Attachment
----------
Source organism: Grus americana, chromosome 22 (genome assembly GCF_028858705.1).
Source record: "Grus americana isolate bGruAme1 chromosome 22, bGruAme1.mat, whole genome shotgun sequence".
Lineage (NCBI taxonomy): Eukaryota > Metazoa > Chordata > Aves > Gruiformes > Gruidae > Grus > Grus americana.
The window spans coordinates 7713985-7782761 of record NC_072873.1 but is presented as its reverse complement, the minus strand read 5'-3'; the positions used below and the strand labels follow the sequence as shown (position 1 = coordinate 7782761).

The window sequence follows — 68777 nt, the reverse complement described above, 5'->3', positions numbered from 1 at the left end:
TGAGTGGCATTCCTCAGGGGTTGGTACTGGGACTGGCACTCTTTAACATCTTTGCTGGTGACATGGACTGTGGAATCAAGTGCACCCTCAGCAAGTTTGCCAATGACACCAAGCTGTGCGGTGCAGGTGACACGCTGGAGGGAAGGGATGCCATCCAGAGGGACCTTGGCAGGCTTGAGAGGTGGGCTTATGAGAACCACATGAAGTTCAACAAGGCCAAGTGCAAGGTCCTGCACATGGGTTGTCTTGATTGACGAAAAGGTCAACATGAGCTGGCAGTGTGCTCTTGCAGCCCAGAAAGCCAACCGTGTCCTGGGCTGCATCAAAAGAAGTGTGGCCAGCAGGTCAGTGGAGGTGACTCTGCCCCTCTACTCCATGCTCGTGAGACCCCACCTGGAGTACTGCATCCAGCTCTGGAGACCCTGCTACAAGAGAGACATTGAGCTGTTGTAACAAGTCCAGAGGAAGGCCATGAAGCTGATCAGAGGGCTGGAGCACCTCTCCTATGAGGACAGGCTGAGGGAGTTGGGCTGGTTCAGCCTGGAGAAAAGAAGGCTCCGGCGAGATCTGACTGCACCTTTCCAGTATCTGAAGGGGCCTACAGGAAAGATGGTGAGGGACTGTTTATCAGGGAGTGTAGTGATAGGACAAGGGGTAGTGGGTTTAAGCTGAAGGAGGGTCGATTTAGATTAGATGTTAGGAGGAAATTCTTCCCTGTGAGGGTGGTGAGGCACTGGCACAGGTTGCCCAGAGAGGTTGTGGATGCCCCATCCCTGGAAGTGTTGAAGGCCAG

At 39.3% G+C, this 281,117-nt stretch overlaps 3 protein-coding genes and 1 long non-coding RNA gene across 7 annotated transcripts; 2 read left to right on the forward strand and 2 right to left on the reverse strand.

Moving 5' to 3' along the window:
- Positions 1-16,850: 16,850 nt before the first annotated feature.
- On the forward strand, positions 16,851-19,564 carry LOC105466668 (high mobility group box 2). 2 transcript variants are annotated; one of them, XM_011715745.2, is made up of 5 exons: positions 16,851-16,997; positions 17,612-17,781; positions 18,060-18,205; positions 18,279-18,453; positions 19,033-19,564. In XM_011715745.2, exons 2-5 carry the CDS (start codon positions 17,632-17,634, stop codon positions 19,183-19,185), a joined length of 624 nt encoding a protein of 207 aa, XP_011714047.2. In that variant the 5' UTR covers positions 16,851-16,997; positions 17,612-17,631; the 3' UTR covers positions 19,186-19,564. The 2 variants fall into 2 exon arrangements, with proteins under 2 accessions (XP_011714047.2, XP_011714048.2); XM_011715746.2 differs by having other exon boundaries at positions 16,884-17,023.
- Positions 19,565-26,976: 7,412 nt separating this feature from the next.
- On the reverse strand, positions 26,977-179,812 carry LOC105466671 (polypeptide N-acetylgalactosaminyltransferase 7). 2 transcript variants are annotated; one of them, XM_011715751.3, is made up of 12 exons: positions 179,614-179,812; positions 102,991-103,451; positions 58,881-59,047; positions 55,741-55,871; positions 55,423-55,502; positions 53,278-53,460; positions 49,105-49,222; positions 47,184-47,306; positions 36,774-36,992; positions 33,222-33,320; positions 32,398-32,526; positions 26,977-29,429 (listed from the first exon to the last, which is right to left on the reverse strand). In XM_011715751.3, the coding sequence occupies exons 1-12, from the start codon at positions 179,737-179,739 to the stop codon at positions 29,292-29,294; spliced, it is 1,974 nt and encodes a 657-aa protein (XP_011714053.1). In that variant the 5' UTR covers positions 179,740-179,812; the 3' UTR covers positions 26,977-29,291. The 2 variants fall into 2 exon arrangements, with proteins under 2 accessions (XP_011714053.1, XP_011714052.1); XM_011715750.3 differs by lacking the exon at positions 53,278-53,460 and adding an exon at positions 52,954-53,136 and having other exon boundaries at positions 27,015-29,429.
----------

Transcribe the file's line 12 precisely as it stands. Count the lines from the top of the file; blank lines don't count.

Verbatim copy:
- On the reverse strand, positions 26,977-179,812 carry LOC105466671 (polypeptide N-acetylgalactosaminyltransferase 7). 2 transcript variants are annotated; one of them, XM_011715751.3, is made up of 12 exons: positions 179,614-179,812; positions 102,991-103,451; positions 58,881-59,047; positions 55,741-55,871; positions 55,423-55,502; positions 53,278-53,460; positions 49,105-49,222; positions 47,184-47,306; positions 36,774-36,992; positions 33,222-33,320; positions 32,398-32,526; positions 26,977-29,429 (listed from the first exon to the last, which is right to left on the reverse strand). In XM_011715751.3, the coding sequence occupies exons 1-12, from the start codon at positions 179,737-179,739 to the stop codon at positions 29,292-29,294; spliced, it is 1,974 nt and encodes a 657-aa protein (XP_011714053.1). In that variant the 5' UTR covers positions 179,740-179,812; the 3' UTR covers positions 26,977-29,291. The 2 variants fall into 2 exon arrangements, with proteins under 2 accessions (XP_011714053.1, XP_011714052.1); XM_011715750.3 differs by lacking the exon at positions 53,278-53,460 and adding an exon at positions 52,954-53,136 and having other exon boundaries at positions 27,015-29,429.